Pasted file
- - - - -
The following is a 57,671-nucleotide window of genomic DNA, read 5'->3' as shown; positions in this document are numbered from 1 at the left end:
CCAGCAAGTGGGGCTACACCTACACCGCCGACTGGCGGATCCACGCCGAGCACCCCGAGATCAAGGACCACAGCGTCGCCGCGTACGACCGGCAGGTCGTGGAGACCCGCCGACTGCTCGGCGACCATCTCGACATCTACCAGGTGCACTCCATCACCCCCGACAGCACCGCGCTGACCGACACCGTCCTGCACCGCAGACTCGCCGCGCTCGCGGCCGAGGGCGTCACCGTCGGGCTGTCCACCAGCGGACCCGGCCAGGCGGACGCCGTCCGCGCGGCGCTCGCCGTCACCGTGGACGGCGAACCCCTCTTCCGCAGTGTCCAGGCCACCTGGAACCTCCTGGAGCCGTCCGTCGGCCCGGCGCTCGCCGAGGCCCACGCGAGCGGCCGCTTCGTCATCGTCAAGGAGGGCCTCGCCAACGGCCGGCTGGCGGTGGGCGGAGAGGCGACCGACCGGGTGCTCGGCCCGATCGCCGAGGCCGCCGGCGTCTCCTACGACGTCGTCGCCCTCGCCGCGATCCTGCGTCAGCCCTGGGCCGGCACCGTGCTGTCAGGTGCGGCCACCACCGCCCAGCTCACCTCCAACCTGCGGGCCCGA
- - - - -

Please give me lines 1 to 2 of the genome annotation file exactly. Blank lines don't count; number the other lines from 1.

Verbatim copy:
The following is a 57,671-nucleotide window of genomic DNA, read 5'->3' as shown; positions in this document are numbered from 1 at the left end:
CCAGCAAGTGGGGCTACACCTACACCGCCGACTGGCGGATCCACGCCGAGCACCCCGAGATCAAGGACCACAGCGTCGCCGCGTACGACCGGCAGGTCGTGGAGACCCGCCGACTGCTCGGCGACCATCTCGACATCTACCAGGTGCACTCCATCACCCCCGACAGCACCGCGCTGACCGACACCGTCCTGCACCGCAGACTCGCCGCGCTCGCGGCCGAGGGCGTCACCGTCGGGCTGTCCACCAGCGGACCCGGCCAGGCGGACGCCGTCCGCGCGGCGCTCGCCGTCACCGTGGACGGCGAACCCCTCTTCCGCAGTGTCCAGGCCACCTGGAACCTCCTGGAGCCGTCCGTCGGCCCGGCGCTCGCCGAGGCCCACGCGAGCGGCCGCTTCGTCATCGTCAAGGAGGGCCTCGCCAACGGCCGGCTGGCGGTGGGCGGAGAGGCGACCGACCGGGTGCTCGGCCCGATCGCCGAGGCCGCCGGCGTCTCCTACGACGTCGTCGCCCTCGCCGCGATCCTGCGTCAGCCCTGGGCCGGCACCGTGCTGTCAGGTGCGGCCACCACCGCCCAGCTCACCTCCAACCTGCGGGCCCGA